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Microsoft is wasting its time with Windows Mobile 7

Can Microsoft can re-enter the smartphone race?

Microsoft seems to have dropped out of the smartphone race, but it still has a chance to get reenergised and even pull ahead of the pack.

Bad news/good news for Windows Mobile

The bad news is that the fight for 2010 is already over and Windows Mobile 6.5 just isn't going to rally the world. I have my phone, and others have theirs.

I just don't see how a capacitive screen or a new set of UIs (which should have been in place with the release of Windows Mobile 6.5) will turn the tide.

Perhaps it may simply stop current Windows Mobile users from going to another vendor.

But in a world where a smartphone is not just a device but a statement - a coolness factor among all age groups - it isn't good business to be the handset people are ashamed of.

When people boast about their new iPhone or Droid mobile, Windows Mobile users slowly extricate themselves from those conversations and hide their phones in their pocket.

The good news? Every year is a new event. When it finally ships this year or next, Windows Mobile 7 might blow away the competition and take the lead.

Unlike the OS world where it may be years before you see turnover, the smartphone world moves forward, with people upgrading their devices or switching from one to the next as often as every six months.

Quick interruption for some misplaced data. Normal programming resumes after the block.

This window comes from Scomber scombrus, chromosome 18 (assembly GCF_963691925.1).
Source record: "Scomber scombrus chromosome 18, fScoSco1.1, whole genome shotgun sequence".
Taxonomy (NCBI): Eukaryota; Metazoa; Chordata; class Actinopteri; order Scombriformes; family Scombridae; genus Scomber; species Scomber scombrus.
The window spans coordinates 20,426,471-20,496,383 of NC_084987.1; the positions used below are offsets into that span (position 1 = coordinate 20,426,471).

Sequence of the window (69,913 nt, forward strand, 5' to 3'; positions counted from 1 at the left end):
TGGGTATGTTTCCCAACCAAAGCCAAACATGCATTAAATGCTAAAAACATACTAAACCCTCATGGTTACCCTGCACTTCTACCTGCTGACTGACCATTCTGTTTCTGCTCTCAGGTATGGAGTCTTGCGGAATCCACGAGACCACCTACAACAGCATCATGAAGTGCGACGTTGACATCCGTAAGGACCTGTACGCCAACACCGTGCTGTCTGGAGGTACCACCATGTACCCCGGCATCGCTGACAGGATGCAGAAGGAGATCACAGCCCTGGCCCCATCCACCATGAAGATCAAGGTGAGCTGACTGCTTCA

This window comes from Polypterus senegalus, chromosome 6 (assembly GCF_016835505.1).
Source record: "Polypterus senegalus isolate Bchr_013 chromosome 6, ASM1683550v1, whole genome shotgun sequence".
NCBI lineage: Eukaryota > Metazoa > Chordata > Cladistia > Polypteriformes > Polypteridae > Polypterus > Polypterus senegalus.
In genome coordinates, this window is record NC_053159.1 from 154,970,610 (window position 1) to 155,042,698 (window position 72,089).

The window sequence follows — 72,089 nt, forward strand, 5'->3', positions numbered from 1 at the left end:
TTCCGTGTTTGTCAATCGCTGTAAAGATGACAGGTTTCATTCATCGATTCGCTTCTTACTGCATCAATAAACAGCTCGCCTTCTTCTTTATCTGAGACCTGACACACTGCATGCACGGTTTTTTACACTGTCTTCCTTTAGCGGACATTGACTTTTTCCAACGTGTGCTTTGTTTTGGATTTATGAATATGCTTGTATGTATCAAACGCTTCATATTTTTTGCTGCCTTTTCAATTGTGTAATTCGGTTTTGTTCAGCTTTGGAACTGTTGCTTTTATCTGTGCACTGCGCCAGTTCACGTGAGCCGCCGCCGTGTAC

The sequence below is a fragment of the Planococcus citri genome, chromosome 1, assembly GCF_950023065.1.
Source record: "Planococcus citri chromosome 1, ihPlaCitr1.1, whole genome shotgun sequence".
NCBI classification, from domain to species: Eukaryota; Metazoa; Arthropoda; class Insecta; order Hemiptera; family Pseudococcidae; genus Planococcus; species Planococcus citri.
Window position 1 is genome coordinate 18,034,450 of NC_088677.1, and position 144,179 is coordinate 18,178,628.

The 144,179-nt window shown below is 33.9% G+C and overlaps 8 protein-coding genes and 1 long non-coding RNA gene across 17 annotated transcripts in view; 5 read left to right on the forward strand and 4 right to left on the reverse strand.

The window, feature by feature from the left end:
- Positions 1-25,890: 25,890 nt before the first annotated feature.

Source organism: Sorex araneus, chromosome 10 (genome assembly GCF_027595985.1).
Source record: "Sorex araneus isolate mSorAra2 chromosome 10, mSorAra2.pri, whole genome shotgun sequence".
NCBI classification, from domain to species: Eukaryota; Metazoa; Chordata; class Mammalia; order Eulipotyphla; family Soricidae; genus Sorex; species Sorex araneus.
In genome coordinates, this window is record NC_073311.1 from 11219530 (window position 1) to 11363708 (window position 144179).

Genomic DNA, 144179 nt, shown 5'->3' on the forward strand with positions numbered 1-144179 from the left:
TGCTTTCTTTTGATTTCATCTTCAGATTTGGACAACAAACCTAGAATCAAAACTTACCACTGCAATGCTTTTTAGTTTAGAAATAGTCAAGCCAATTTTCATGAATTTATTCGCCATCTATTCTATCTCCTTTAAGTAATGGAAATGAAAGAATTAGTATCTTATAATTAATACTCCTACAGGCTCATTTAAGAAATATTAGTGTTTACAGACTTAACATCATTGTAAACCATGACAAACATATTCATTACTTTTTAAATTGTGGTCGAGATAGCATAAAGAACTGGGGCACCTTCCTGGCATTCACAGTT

Plus, in the enterprise, smartphones aren't replaced as frequently as they are in the consumer market.

Much like other IT infrastructure changes (your desktop OS, the network infrastructure, servers, server software), it takes time to upgrade all these techologies, and smartphones have to wait their turn in line.

That buys Microsoft a little time to keep businesses from switching over to another competitor.

Of course, the competition isn't standing still. But I've always believed that if Microsoft puts its mind to something and places a project in the right hands, it can triumph - not only finish this race but finish first.

My colleague David Coursey seems to feel the same way: "If Windows Mobile were a consumer product, I'd put it on the 'guarded' list, but as a corporate purchase its condition - again in medical terminology - rises to 'serious.' And that is a quite a distance from life support. Lots of 'serious' patients recover, as Windows Mobile may prosper in the future".

That is my challenge back to the Microsoft Windows Mobile team.

I have a Droid that I like - but if you can convince me to pick up Windows Mobile in the future, I'll tell the world.

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See also: Microsoft: out-of-date handsets hampering Windows mobile

  1. We look at whether Microsoft can re-enter the smartphone race
  2. Glimmers of hope for Windows Mobile 6.5
  3. Bad news/good news for Windows Mobile

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